next, we were in the sound space – part of the tabakfabrik that has been singled out as an amazing resonant space and within which a lot of minimal sound works have been played over the last few days – because of the amazing acoustics and reverb. rubert huber with franz hautzinger played a sound field, which i mainly experienced by lying on my back and staring up at the ceiling, letting the composition envelope me.

i noticed how people listening throughout these performances, and it was interesting to note the dynamics in this last spatial work. the traditional dynamic between performer/audience was rendered useless by the end and again, it was about the work and how it was experienced.

it started off with a stack of people facing the centre, where the instruments were. after half way (during which i had been lying down the whole time), i noticed that people who couldn’t “not-watch” had left, and the rest had found positions lying down on the floor, propped up against the wall, relaxing into their chairs and assuming positions more conducive to a non-visual attention.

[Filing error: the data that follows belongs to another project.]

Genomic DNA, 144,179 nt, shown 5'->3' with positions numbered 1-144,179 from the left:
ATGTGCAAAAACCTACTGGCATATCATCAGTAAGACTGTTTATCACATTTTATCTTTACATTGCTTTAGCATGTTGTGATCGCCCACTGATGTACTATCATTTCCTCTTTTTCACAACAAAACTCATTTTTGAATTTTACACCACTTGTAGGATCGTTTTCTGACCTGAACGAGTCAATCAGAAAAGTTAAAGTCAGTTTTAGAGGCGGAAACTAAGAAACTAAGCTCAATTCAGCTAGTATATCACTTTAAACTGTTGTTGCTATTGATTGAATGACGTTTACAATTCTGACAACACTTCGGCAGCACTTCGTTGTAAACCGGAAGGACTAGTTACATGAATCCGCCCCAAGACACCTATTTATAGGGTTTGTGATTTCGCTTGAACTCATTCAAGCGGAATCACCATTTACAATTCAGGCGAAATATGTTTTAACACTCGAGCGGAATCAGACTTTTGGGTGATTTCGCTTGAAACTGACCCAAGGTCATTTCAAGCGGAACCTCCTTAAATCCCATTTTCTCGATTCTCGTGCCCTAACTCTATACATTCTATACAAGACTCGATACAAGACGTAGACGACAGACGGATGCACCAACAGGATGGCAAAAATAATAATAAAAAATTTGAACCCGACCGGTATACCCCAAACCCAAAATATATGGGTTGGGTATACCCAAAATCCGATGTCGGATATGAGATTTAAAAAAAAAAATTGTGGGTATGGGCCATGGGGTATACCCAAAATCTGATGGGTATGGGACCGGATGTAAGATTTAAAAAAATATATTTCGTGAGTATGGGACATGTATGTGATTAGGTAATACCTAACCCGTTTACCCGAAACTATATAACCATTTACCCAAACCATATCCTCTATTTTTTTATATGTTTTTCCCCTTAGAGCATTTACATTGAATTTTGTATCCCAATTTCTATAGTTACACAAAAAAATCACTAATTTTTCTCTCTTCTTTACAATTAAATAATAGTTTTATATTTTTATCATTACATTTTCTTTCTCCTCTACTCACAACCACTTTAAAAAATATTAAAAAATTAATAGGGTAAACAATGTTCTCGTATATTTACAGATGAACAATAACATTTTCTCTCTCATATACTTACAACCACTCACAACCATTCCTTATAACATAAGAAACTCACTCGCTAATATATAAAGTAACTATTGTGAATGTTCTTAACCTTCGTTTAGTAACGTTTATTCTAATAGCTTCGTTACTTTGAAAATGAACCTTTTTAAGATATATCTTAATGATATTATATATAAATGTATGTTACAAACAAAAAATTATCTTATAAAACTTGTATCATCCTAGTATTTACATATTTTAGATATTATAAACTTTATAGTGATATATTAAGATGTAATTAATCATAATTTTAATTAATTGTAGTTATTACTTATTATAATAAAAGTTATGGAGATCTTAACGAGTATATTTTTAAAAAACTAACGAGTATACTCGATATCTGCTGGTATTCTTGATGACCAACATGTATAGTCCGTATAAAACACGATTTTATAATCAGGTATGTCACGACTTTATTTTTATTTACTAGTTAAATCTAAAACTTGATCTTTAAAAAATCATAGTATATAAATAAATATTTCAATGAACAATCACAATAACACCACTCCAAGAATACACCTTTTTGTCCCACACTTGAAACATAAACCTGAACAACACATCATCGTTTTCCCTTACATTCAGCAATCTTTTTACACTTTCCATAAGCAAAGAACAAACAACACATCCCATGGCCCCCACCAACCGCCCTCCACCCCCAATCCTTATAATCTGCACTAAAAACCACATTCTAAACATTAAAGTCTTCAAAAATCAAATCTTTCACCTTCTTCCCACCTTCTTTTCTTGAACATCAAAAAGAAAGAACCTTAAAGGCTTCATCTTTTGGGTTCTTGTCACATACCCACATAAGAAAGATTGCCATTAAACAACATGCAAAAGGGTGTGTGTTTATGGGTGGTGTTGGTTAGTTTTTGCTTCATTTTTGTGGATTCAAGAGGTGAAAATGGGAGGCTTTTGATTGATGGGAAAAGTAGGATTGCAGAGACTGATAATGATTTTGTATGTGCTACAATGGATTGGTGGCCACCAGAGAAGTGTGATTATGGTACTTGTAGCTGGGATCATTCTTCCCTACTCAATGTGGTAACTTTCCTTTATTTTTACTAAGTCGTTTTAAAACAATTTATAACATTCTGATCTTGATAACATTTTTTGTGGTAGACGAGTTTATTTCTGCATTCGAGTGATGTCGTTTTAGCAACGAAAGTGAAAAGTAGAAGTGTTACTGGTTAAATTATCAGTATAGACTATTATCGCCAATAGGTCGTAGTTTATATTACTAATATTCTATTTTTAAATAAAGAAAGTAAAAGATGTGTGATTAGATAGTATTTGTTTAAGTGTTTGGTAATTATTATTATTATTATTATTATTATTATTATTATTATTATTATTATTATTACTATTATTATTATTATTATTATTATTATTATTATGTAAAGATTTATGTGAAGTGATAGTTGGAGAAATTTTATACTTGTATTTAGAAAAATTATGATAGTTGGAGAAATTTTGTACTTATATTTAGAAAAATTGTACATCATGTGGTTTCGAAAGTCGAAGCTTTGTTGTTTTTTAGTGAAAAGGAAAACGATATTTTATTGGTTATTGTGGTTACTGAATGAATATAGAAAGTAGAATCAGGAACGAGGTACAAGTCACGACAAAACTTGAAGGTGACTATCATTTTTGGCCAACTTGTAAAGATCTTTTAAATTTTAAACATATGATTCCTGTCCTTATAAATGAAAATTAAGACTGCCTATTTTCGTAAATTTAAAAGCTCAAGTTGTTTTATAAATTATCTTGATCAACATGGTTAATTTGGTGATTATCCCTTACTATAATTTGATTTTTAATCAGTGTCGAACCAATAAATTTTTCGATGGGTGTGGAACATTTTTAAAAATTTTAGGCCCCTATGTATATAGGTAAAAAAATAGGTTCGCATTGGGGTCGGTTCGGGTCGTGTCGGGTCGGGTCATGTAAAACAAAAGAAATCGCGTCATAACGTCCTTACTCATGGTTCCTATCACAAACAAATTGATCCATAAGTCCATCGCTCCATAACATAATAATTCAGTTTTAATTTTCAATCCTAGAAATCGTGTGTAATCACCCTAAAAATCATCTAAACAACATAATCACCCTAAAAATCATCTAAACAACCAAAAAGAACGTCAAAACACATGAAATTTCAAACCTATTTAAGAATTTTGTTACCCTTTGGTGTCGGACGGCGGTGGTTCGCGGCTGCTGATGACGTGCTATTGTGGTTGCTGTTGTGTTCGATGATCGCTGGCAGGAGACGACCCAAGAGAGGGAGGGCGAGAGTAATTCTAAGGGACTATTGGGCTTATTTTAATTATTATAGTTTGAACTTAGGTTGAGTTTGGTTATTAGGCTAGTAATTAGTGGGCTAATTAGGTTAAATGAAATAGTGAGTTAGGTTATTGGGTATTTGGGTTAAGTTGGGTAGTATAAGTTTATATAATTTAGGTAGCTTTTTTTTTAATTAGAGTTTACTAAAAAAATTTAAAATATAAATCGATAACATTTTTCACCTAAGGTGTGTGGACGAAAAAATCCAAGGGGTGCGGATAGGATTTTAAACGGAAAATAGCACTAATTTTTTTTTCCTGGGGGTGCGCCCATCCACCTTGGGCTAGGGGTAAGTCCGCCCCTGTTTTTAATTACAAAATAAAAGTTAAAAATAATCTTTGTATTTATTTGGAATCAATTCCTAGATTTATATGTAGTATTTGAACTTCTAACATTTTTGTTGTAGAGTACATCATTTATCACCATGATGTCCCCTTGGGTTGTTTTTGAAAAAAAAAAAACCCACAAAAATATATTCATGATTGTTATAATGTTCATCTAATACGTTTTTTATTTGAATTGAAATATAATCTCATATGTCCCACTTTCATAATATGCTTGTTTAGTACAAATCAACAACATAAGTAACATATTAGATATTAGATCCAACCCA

right up my alley.

in fact, people were so relaxed that the last 5 minutes of a performance included a new bass-line: from a snoring member of the audience, which reverbed throughout the building. me and a couple of peeps almost wet ourselves repressing our laughter.

then, as a compliment, or adjunct to that on the way home, i was walking home through the empty streets of linz when a pair of drunks came walking down the hill, singing. i could hear them from about 500 metres away and it was such a beautiful sight – arm in arm, walking and singing some english pop song together. as we got closer, they didn’t even stop singing – we just waved at each other and they carried on belting out this tune, which carried through the whole city. i could hear them for about 500m after we passed too – i giggled my arse off the whole time.